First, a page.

In late October this year, tragedy struck in the Philippines. Typhoon Nalgae, which made landfall five times, killed 123 people across the Philippines, including at least 61 who died in floods and landslides. The country’s president visited the affected areas, noting that deforestation and climate change increase the risk of a landslide and exacerbate the damage these landslides can do. Those are fair observations, but there’s another parameter impacting landslides: urbanization.
The Philippines is far from the only country dealing with landslides. In fact, landslides are some of the most common geological events, and they seem to be happening more and more. A part of that is indeed because of climate change, but according to a new study, urbanization — particularly unplanned urban sprawl that affects surface and subsurface water flows — also makes landslides more likely.
Landslides are natural phenomena. They occur when large masses of soil or rocks (or both) move down a slope en masse, and are generally caused by abrupt disturbances in the slope, which can be from an earthquake, a heavy rainstorm, or a sudden change in water table level. But human activity can also affect the risk of landslides.
The removal of trees and other vegetation, for instance, has been known for a long time to destabilize soil and favor the development of landslides, as it reduces the amount of water the soil can absorb. Land management practices can also affect water flow, so it makes sense that they would also increase landslide risk. However, not much is known about the influence of urbanization on landslides, note the authors of the new study.
The current rate and scale of urban growth are unprecedented in human history, particularly in densely populated areas in Asia and Africa. This urban growth often occurs in an informal and sprawling way, often overlooking natural constraints and hazards, exposing the population to these hazards.
To make matters even worse, climate change is indeed, through extreme rain, erosion, and more frequent wildfires, is making landslides more common. To see how all of this is impacting landslide risk, a team led by Antoine Dille from the Royal Museum for Central Africa, Tervuren in Belgium studied a site in Bukavu, Democratic Republic of the Congo. Bukavu lies at the very eastern edge of the country, and it’s been growing steadily year after year. Just 50 years ago, Bukavu had barely over 100,000 people; in 2000, it had 384,000 people; now, it’s at around 1,200,000 million people, and shows no signs of stopping its urban growth. Parts of Buvaku are also sloping, making it a good area to study this effect.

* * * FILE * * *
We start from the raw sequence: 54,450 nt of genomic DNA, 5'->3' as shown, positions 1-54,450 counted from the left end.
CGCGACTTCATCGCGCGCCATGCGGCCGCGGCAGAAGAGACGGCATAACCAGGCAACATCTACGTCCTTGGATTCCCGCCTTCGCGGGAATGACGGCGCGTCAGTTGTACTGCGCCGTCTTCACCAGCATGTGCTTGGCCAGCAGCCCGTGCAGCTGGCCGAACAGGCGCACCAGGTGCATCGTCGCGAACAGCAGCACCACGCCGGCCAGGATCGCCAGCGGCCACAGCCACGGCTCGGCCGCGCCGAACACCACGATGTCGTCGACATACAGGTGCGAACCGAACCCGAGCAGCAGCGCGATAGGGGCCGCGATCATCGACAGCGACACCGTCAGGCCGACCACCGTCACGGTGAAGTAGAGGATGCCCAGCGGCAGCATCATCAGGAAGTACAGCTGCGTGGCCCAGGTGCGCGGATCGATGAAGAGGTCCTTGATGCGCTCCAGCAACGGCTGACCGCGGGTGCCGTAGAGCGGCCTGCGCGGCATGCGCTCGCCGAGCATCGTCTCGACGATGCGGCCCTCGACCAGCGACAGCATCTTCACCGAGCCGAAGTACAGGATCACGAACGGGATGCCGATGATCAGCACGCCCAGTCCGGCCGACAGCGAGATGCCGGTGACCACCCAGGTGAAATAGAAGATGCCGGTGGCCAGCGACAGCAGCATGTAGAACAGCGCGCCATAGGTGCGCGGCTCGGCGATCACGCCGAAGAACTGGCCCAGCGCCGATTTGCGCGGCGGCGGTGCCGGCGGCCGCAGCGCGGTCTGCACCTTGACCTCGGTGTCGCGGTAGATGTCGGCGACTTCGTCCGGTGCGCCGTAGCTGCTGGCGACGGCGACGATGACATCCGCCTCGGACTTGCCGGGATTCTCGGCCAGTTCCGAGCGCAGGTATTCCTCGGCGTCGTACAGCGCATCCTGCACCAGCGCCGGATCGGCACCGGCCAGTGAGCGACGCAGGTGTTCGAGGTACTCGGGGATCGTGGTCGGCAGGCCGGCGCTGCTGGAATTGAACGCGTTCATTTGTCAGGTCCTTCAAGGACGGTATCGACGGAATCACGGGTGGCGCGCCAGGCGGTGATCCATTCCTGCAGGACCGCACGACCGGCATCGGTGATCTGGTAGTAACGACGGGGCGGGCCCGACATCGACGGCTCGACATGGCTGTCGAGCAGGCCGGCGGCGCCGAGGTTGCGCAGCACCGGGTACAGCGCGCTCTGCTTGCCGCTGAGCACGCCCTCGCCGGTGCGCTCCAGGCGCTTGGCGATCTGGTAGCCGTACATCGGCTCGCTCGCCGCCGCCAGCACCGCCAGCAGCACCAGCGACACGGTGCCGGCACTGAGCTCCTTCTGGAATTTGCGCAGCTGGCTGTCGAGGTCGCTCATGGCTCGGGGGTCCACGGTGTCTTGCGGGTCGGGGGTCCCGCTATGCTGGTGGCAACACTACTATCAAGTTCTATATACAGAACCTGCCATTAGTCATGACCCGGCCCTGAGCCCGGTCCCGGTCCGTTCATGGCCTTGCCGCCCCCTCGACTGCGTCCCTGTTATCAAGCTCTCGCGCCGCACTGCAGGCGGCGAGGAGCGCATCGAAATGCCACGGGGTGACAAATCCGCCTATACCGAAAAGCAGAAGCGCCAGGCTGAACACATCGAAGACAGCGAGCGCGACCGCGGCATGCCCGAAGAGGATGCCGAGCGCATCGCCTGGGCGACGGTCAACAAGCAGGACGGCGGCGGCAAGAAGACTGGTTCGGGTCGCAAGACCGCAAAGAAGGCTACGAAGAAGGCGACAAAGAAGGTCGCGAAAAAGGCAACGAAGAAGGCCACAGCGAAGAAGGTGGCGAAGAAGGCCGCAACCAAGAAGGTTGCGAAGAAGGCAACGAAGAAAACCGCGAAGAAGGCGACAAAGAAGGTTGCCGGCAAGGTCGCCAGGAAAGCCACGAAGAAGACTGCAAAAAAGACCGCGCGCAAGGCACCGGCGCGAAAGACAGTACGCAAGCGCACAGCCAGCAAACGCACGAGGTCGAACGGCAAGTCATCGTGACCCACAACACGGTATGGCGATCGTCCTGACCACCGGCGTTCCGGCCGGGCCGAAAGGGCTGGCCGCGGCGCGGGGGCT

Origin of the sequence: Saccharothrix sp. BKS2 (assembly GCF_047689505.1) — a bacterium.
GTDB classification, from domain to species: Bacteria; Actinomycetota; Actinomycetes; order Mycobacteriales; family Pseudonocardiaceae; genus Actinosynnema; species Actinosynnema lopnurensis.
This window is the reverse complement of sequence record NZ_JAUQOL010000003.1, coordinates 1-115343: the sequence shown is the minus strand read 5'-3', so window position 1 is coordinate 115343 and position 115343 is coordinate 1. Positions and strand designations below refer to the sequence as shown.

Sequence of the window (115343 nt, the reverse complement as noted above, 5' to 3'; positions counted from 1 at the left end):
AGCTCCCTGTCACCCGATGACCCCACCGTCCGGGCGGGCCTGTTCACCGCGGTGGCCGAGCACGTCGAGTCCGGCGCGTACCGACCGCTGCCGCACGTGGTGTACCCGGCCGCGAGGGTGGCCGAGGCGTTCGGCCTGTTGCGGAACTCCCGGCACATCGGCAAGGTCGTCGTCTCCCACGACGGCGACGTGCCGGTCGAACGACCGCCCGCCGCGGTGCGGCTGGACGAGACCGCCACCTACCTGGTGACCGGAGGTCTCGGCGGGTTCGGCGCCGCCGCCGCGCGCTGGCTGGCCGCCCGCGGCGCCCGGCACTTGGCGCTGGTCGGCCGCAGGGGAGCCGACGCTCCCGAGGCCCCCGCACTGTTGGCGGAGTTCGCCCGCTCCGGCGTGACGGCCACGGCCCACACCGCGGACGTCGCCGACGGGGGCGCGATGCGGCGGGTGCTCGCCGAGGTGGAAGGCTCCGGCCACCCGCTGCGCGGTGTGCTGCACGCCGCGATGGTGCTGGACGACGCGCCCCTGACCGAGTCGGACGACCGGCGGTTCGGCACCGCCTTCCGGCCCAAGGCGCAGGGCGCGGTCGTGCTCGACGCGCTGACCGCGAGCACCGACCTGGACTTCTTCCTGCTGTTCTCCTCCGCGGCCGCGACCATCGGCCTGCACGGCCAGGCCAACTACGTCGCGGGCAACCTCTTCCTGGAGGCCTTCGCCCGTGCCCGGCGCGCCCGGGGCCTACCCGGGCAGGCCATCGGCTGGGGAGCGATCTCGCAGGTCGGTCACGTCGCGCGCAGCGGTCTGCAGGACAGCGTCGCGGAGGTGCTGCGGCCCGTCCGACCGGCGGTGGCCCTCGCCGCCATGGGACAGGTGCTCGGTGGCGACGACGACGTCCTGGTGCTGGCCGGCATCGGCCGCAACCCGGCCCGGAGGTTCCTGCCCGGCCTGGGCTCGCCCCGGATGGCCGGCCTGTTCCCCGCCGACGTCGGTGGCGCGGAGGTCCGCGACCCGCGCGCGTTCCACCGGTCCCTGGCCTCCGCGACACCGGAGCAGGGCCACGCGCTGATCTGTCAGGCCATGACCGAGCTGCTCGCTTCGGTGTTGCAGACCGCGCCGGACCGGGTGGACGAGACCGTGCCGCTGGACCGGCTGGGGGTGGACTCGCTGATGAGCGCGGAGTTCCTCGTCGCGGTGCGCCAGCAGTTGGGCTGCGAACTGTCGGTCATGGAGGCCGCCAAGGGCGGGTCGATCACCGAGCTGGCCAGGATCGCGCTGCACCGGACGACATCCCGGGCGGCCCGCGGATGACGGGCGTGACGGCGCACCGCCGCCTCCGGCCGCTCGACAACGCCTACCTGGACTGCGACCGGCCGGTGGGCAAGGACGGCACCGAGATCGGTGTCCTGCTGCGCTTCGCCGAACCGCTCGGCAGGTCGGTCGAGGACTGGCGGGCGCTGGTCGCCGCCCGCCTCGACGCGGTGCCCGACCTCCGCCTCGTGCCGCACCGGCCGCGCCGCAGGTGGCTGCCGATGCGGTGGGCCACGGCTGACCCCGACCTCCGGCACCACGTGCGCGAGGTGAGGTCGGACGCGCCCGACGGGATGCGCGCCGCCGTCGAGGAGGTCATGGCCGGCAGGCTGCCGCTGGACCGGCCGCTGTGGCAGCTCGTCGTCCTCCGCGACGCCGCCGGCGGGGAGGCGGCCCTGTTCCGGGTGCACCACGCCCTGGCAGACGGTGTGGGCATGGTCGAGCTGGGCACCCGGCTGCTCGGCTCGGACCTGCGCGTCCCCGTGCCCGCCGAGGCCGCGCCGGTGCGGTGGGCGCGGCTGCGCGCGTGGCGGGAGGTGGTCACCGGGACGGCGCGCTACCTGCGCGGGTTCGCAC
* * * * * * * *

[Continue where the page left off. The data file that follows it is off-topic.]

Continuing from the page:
Dille and colleagues looked in particular at deep-seated landslides. Shallow landslides are violent and fast, but deep landslides are more pervasive threats — they move at a slow but steady pace year after year. The fastest sections in Bukavu move at about 0.7 meters per year (2.3 feet).
The researchers analyzed satellite radar data from 2015 to 2019, along with the past 70 years’ worth of aerial photos, exploring the link between urbanization and landslides.
They found that the more heavily a slope area is urbanized, the more likely it is to be destabilized and the more prone to landslides. The destabilization was most severe in areas where the re-routing of surface runoff and leaky underground infrastructure have combined to increase soil water saturation. Also, the researchers looked at seismic and meteorological weather and found that earthquakes and heavy rains alone can’t account for this change.
The landslide woes of Bukavu are likely common for numerous cities, particularly in rapidly-expanding urbanized areas in tropical areas, the researchers note. To address these concerns, community-based solutions should be used to eliminate or reduce the hazard — especially for managing water levels, drainage, and water courses (both over and under the ground).
“While landsliding is not the primary concern of the urban population of Bukavu — primary concerns include access to potable water, sanitation, health or education services and (food) security — community-based approaches should be promoted to prevent loss of life and infrastructure due to landsliding,” the study authors note. “As hillslopes of the world’s cities are being urbanized at accelerating paces, we believe that more studies are needed to improve our understanding of how anthropogenic activity influences surface processes and landscape evolution. This would ensure the valid evaluation of landslide hazard and optimization of mitigation strategies.”
Urbanization can contribute to landslides in other ways, as well. Building heavy structures on sloped areas can increase the load of the soil, potentially destabilizing the slope. In addition, urbanizing areas often use soil from the hill itself for various construction programs. Deforestation is also a problem linked to urbanization.
A separate study from 2022 found that climate change will undoubtedly aggravate the conditions causing landslides, and unregulated urbanization will compound on this problem, affecting more and more settlements in underdeveloped regions of the world in the future — particularly in the tropics, where heavy rainfall and informal urbanization are expected to destabilize slopes.
The study was published in Nature.